The airwaves are full of tax ads this time of the year. In fact, I wouldn't be surprised if the national chains were spending more this year than in previous years. The spin is at an all time level. If you are familiar with the world of tax prep, you can see through the spin as well I can. But if taxes are not your interest/bread and butter, please let me go over a few basics.
How your return is prepared is up to you. While paper forms are harder to come by, you can download or request forms from the IRS and states and complete you own return. Or, you can use computer software instead of paper. And my favorite, you can hire a tax professional to complete the return for you. No matter how your actual return is prepared, you have two filing options. The return can be mailed or it can be electronically filed. The choice is the taxpayer's. You always have the right to mail in your return. The e-file mandate did not change that. Even if you prepare your return on paper, there are businesses that will transmit the return to the IRS and state agencies. Many preparers offer this service for a set up fee. My credit union has offered e-file for members for years. For most preparers, the actual e-file is free. It's part of the service of preparing your return. It's quicker and easier and some preparers actually charge extra if the return is mailed. So, those ads that brag how they will e-file for free as if it's some special perk they give their clients are spinning their services.
Once the return is filed you have two ways to get your refund or pay your balance due. Just like filing the return, payment can be by mail or electronically. If you qualify for a refund, the IRS and states would love to direct deposit your refund into your bank account or have you sign up for the new debit card program(for the IRS refund). But they will still send you a check if that is what you prefer. Owe money, you can send them a check by April 18, 2011. Or you can set up a debit from your bank account if you are signed up for EFTPS. And there are other electronic options to have your balance due come out of a bank account or be charged to a credit card. Are they extra fees? Not for a direct deposit of your refund. And a debit from your account probably won't cost you anything but charging to a credit card will have a service charge. But your preparer isn't charging you that. The company handling the payment is passing on the service fees a business usually absorbs to you. Be wary of a preparer/software that charges extra for that service.
So, what you pay to get your return filed and refund/payment settled is the cost of the software program you are using or the preparation fee your preparer is charging. And that preparer is going to charge you something. Unless they are a VITA or AARP site, that advertised "free" return may not be free. First, the taxpayers who can use a 1040EZ are very limited because of income and dependent qualifications. And you still have to file a state return which is not included in the "free" promo. Don't be surprised if you walk out having paid for something. But remember, if you aren't happy with the way the interview and pricing goes, you can get your W-2s and other documents back with no charge as long as the return has not been filed. And the preparer can't charge you, that applies to all paid preparers.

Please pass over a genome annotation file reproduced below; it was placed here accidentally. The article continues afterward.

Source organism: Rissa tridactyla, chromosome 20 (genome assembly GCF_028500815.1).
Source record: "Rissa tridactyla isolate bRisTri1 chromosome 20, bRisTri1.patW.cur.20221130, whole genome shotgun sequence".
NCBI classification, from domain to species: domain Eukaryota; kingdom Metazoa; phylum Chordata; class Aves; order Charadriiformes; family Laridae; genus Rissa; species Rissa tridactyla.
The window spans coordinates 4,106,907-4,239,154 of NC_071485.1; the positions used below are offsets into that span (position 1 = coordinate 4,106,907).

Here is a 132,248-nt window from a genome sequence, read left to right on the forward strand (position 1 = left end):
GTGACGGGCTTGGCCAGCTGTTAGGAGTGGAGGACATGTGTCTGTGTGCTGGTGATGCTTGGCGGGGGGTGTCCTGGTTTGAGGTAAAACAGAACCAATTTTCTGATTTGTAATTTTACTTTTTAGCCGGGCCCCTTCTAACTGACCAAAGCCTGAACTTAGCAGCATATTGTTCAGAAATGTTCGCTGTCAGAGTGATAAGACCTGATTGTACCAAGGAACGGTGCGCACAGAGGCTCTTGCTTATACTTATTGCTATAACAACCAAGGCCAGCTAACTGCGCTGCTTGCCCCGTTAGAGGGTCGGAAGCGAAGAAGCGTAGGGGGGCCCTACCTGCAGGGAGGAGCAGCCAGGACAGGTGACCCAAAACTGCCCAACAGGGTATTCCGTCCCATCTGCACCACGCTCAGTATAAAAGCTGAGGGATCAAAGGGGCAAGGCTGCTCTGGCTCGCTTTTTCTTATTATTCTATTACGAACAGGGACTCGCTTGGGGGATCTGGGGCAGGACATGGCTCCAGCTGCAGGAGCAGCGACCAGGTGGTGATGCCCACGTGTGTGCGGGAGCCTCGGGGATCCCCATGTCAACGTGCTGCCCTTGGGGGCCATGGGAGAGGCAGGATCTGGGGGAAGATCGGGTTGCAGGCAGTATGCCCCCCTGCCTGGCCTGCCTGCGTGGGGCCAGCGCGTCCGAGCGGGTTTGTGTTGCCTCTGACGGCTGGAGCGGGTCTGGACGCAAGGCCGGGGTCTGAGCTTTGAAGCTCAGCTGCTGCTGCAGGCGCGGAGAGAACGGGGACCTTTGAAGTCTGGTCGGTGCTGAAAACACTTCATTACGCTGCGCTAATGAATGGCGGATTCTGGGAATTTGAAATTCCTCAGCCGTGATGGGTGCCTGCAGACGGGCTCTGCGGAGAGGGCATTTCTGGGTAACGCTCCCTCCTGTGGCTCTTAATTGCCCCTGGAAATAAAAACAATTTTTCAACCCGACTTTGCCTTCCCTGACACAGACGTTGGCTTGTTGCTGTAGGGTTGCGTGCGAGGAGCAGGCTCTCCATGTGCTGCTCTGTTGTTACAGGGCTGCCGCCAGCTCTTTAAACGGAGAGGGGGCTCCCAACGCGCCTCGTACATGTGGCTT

There are a lot of other services that preparers and tax software makers promote at this time of the year. While the ads may only mention them in the fine print, they are fee based. The biggest money maker is the Refund Anticipation Loan (RAL) and the Refund Anticipation Check (RAC) (this goes by several names). The RAL program is on life support this year and most tax preparers who offered these loans in prior years, can't offer them this year. And the offices that can do RALs are doing credit checks (not mentioned in the ads) and limited the amount of the advance. The rest of your refund will come when they get your refund from the IRS. Some of the offices that can't do RALs this year are offering regular loans with special rules. They are hoping that their RAL clients won't catch the difference until the return has been filed. The RAC program can be a good program for certain taxpayers. But they are not a faster way to get your refund. They operate on the same timetable as the IRS Direct Deposit. You are paying for preparation fees to come out of your refund not speed. (Even waiting for a mailed check will only add about 10 days to your wait.)
This year taxpayers need to take special care with tax ads. As the major players, both software and preparers, have seen their business change drastically, they have taken to the airways to convince you that nothing has changed, they can still give you the same programs you are use to. Be wary, ask questions, don't assume it's the same programs you've don't before. Oh, and the spin is not limited to the national chains.